Monday, December 3, 2012

Giveaway and guest post with Robert Anderson author of Contrails

I started writing when I was seventeen. A little late to the party, I know, but I’ve always been a bit of a late bloomer and I look back on it now as a blessing because it gave me time to get all those juvenile preoccupations out of the way before getting down to work. Twelve years on, I feel like I’m hitting my stride. Malcolm Gladwell (Blink, Outliers) claims that it takes somewhere in the neighborhood of ten thousand hours to master a craft (that’s five years of fifty forty-hour weeks for those of us, like me, who abhor math) and although I do not claim to have mastered anything, I can say that I’ve made at least a dent in this timetable. The words are coming now with less force, more grace. I just published my second novel, Contrails, and am two-thirds into its sequel.

Now Contrails had an interesting birth and it’s the topic of my sermon (just joking) today. Its conception is an example of the power of collaboration, of friendship, of the value of having people you trust to read your work. The most amazing and creative things can happen when an open environment exists to foster their growth.

Quick flashback. The year is 2010. I had just finished my first novel, The Unaccounted For. It’s an eighty-thousand word, semi-autobiographical account of my time working as an accountant in Detroit during the recession of 2008/2009. Hard times indeed. Anyway, I gave it to my best friend to read (we’ll just call him Pilot X for now). He’s read most of my short stories from the time I spent toiling in the creative writing workshops at the University of Michigan. He always gives unbiased criticism (a valued trait in a reader/friend). He’s also an airline pilot and devoured the book in three days on a cross-country trip. He loved it, I thought, judging by the short time it took him to read it. Then he told me he loved it. He said, “Bobby, I loved it.” I’m currently in the process of publishing it (but we’ll discuss that book in a future post, if I’m invited back).

But the magic took place afterwards. Somewhere along the way his right-brain began turning, subconscious burgeoning with material. Nine months later he emails me a ten- thousand word document which would ultimately become the beginning of Contrails. I was blown away. As a writer, I know firsthand the difficulty of producing ten thousand words with a unified, coherent theme. It takes time, effort—no easy feat. So I ask him, I say, “Why’d you do this?” And he says, “We’re going to do the same thing you did.” And I say, “Huh?” And he says, “I’ll give you the juicy ins-n’-outs of my job and you’re going to write it.” And I say, “I am?” And he says, “Yes.”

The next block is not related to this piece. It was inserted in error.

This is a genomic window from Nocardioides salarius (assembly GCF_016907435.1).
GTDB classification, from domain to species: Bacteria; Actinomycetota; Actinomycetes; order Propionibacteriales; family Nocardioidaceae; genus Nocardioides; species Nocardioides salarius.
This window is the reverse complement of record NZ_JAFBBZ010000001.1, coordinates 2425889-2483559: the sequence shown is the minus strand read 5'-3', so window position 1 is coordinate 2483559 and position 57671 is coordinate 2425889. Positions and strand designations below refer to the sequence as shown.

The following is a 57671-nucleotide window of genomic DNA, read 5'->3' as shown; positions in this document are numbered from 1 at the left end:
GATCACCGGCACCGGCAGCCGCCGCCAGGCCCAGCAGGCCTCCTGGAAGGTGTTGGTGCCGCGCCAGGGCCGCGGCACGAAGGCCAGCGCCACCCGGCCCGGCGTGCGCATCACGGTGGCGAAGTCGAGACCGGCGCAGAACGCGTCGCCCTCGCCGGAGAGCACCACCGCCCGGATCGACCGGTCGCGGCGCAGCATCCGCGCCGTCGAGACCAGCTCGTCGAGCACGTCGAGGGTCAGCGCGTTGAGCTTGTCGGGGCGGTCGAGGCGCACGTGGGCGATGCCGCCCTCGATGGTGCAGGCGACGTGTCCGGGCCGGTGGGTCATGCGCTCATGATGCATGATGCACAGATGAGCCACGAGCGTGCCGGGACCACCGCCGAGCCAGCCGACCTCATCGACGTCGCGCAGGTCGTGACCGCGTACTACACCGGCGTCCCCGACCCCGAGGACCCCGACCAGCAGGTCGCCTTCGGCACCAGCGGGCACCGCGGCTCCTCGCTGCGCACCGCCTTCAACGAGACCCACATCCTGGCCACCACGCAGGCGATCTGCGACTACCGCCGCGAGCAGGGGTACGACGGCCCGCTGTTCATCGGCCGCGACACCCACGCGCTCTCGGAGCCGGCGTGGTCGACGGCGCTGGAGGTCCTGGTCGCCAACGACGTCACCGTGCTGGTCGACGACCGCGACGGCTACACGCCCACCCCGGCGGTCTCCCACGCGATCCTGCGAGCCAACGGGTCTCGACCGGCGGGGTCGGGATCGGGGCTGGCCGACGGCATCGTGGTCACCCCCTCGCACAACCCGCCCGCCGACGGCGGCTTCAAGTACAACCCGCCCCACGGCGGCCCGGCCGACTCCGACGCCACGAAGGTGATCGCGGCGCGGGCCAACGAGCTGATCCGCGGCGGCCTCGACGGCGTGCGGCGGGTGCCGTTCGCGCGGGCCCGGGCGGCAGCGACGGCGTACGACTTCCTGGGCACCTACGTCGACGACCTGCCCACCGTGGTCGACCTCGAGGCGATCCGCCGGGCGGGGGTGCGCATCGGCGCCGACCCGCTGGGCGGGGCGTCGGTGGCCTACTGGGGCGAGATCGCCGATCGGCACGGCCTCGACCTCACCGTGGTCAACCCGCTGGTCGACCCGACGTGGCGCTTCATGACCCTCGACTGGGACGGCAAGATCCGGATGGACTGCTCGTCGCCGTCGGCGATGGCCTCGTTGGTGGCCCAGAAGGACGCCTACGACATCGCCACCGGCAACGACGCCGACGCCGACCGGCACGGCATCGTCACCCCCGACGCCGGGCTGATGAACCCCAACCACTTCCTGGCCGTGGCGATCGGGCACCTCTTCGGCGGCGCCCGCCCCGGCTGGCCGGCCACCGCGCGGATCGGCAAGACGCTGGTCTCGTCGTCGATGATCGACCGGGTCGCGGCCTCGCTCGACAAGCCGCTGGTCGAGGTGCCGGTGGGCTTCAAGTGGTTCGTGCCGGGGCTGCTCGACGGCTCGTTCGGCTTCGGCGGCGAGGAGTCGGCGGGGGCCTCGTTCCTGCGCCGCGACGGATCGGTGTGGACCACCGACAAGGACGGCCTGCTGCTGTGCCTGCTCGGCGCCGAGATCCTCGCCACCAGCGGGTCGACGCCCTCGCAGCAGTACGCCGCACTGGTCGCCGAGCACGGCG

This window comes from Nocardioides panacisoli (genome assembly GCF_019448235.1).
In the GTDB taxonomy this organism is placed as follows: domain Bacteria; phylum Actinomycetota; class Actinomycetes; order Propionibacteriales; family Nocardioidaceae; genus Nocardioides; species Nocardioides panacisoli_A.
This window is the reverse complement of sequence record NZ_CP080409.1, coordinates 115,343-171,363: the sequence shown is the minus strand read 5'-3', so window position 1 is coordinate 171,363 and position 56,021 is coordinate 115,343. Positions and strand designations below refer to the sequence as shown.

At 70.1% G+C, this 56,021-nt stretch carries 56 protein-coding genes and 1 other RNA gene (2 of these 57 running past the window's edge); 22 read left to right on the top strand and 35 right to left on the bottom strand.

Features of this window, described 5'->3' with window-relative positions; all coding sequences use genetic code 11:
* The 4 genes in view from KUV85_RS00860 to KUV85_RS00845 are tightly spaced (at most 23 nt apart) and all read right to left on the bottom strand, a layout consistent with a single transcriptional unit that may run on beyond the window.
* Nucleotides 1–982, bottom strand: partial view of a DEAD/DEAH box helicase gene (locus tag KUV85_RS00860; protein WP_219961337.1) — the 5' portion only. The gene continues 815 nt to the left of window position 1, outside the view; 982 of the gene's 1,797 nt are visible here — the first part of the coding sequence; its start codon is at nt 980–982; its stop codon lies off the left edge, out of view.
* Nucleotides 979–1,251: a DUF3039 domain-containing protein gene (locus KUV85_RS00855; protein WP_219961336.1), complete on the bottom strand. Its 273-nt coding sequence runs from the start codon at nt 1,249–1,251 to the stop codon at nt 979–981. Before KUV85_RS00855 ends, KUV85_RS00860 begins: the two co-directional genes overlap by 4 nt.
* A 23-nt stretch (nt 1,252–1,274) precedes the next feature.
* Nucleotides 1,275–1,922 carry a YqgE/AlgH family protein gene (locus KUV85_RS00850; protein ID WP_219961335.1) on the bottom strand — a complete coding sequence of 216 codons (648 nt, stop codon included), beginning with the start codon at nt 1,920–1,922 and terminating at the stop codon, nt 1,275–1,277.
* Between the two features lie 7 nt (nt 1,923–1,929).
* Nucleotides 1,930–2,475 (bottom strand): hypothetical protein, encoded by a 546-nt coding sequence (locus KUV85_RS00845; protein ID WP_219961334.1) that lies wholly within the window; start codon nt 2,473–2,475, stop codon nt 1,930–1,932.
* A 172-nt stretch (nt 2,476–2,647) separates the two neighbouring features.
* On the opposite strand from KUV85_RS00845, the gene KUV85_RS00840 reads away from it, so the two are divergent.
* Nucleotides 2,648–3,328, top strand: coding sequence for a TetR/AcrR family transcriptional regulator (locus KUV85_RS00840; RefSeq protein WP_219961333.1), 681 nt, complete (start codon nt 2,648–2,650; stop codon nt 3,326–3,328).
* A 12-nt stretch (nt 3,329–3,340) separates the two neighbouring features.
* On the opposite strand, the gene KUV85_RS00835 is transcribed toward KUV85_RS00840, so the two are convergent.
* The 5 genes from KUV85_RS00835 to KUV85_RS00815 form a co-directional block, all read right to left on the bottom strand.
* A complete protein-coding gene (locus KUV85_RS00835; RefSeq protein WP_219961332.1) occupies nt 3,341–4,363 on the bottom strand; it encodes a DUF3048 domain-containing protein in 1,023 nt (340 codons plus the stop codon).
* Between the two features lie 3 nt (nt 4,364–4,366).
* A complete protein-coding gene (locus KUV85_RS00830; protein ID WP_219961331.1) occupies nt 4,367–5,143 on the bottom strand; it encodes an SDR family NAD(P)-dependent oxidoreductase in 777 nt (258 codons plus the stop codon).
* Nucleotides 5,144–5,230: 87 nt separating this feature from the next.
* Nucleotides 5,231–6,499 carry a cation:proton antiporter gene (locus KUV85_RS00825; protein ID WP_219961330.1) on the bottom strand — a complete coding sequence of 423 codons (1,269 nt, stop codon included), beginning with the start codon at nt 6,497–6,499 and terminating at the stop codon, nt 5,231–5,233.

And there you have it, folks. Seven months later, Contrails was born. The power of collaboration, the beauty of friendship. It’s been Kirkus reviewed, is available on all the major sites. I couldn’t be more proud of my writing, his contribution, our teamwork. We all have a book inside of us, but oftentimes we become isolated, myopic, alone in our endeavors. Contrails a true example of what you can do when you open yourself up and share your story with others. Whenever I look up and spot a contrail splitting the sky now, I invariably smile, thinking of my own.

Now for the giveaway.  Robert has agreed to raffle off a print copy of his book Contrails.  This raffle is open only to residents of the continental US.  Good luck everyone.

In Anderson's debut thriller, a grounded pilot launches a new career as a drug runner. Civil Air pilot Sam Claymore can handle himself in the sky, but dealing with life on the ground is another story. Rushing to the gate for an early morning flight, the young airman can barely endure overzealous TSA agents, needy passengers and one unfortunate Starbucks barista. "This is what traveling has become: standing in line," he laments. One bright spot is flight attendant Victoria Knight, who draws Sam in with her exotic looks and "chameleon quality of being two people at once." While Sam skewers baggage fees and airport prices for bottled water, he also gives readers a convincing feel for the day-to-day life of an airline pilot. From the details of preflight inspection to FAA rules on alcohol consumption, the author shows an impressive knowledge of the job--and its potential for absurdity. Humorous episodes include a debate in the cockpit over whether aliens built the pyramids and a spot-on observation about airborne psychology: "Passengers listen to pilot announcements like religious fanatics listen to prophets, their collective fate dangling on the intrepid voice of the faceless air god."...This airline tell-all and comical crime tale is recommended in-flight reading. - Kirkus Review

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4 comments:

  1. It sounds cool! I entered--hope I win!

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  2. I could certainly write an interesting book about my job. I work with people who have spinal cord injuries and have the dedication and heart of nobody else I've ever met!

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  3. yes i was in army reserve and went to iraq so i could come up with a story about that but mine wouldnt be about fighting and stuff i was with a unit that didnt see any

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  4. I would find it difficult to write about my profession. Too much information and I could do two years in jail because of HIPAA. Sounds like you have a great book.

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